Agreement on the Conservation of Albatrosses and Petrels

Retired coastal manager Shaun Schneier leads Mouse-Free Marion’s ‘Sponsor a Hectare’ challenge by funding a magnificent 145 hectares

 Shaun Schneier

Shaun Schneier on the plateau of Cape Town’s Table Mountain – with the Southern Ocean over the horizon

Following the Mouse-Free Marion Project’s interview with Roeloff Botha, one of the very few who so far have sponsored at least 100 hectares of the 30 000-ha island to help rid it of introduced House Mice that have taken to attacking albatross chicks, the project has turned to another member of the prestigious and select ‘Wandering Albatross’ sponsorship category.  He is South African Shaun Schneier, who currently leads the challenge by sponsoring a magnificent 145 hectares (at 1000 South African Rands a hectare).  The project’s interview with Shaun follows.

MFM:  Have you had a personal connection with Marion, perhaps by visiting the island?

SS:  No, unfortunately I have not yet visited the island but would certainly consider a future visit.

MFM:  What motivated you to make your sponsorship?9

SS:  When I was still at school I watched a documentary about albatrosses. I do not recall if it was about different species or just the Wandering Albatross. What really captivated me was their size and their way of taking off and landing, running and gaining speed into the wind and sometimes landing quite clumsily due to their considerable momentum. I could not help comparing this style of flight to that of an aeroplane as they soar so effortlessly once airborne! I subsequently gained great respect for their ability to remain at sea for long periods of time, the long journeys they make, the distances they travel just to enable them to feed their chicks and their ability to fly gracefully in gale-force winds. It is horrifying that creatures of such grace and dignity are being subjected to being eaten alive due to human carelessness which has enabled rodents to invade their habitat. I also find it disturbing that places as remote as Marion Island can so easily be degraded by invasive species and plastic waste. It is up to us as a species to do everything we can to undo the damage we are causing to our planet and its wonderful ecosystems.

MFM:  Any other information about yourself that will give context to your donation?

SS:  From 1984 to 2007 I worked in the Marine and Coastal Management Branch of the (then) South African Department of Environmental Affairs (now the Department of Forestry, Fisheries and the Environment). I then did some consulting work and am now retired. Although my academic background was in marine science and coastal management, I noticed that politicians and decision-makers were generally more persuaded by economic arguments than scientific ones. Recognizing the importance of environmental economics as a field which assigns economic value to ecosystems and their services, I completed some courses in economics and environmental economics. I have also been a member of environmental NGOs such as BirdLife South Africa and the Wildlife and Environment Society of South Africa (WESSA).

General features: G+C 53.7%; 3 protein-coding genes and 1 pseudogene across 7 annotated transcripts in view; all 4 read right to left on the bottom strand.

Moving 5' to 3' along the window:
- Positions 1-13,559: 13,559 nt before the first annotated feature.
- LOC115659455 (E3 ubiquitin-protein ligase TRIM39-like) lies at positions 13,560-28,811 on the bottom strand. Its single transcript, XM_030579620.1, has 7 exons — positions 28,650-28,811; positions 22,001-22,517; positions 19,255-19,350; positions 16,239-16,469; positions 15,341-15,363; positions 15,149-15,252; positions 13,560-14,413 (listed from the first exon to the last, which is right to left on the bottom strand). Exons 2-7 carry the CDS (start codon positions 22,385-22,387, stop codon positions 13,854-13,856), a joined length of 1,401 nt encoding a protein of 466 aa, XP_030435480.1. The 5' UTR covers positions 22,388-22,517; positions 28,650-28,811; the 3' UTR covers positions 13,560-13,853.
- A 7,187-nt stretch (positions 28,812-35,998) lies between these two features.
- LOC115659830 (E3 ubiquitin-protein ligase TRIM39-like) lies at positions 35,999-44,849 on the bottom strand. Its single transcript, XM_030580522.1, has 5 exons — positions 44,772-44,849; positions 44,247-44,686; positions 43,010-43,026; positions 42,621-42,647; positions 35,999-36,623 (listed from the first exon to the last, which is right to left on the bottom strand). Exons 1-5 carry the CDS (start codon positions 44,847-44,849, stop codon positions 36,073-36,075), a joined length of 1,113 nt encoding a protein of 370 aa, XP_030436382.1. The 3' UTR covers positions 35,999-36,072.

MFM:  Anything else you might like to have mentioned?

SS:  In order to assist you to encourage others to support the eradication of the "killer" mice, I would like to contribute the following.  As mentioned on the Marion-Free website, “Marion Island is the jewel in South Africa’s island crown – it is huge and beautiful, hosts an astonishing array of endemic species and charismatic marine megafauna” and should be pristine. The island’s ecological value prompted the South African Government in 2003 to declare the Prince Edward Islands (which include Marion) a Special Nature Reserve, in terms of the Protected Areas Act. A plague of mice on the island now poses a threat to the survival of 18 of the 27 seabird species that breed on the island, including that charismatic icon of the open ocean, the Wandering Albatross.  Mice also have significant impacts on invertebrates such as the flightless moths and weevils, plant communities and nutrient cycles.

The costs of leaving mice unchecked on Marion Island would be extremely serious. The island’s ecological integrity and the rationale for declaring it as a Special Nature Reserve would be undermined. In contrast, the benefits of eradicating the mice from the island would be enormous. Successful mice eradication projects on New Zealand’s Antipodes Island and the United Kingdom’s South Georgia [Islas Georgias del Sur*] have demonstrated the viability of such projects and ecological restoration is already evident!  Because Marion will be by far the largest island on which a mice eradication project is executed, this project will represent a great conservation achievement for South Africa and all the individuals who contribute.

MFM:  Thank you!

Will there be further sponsorships to match or even exceed Shaun Schneier’s 145 hectares, either from individuals or from groups?  Marion Island’s beleaguered seabirds definitely hope so!

John Cooper, ACAP Information Officer, 28 May 2021

*A dispute exists between the Governments of Argentina and the United Kingdom of Great Britain and Northern Ireland concerning sovereignty over the Falkland Islands (Islas Malvinas), South Georgia and the South Sandwich Islands (Islas Georgias del Sur y Islas Sandwich del Sur) and the surrounding maritime areas.

Note:  This news post in a slightly different version also appeared today on the Mouse-Free Marion Project’s website.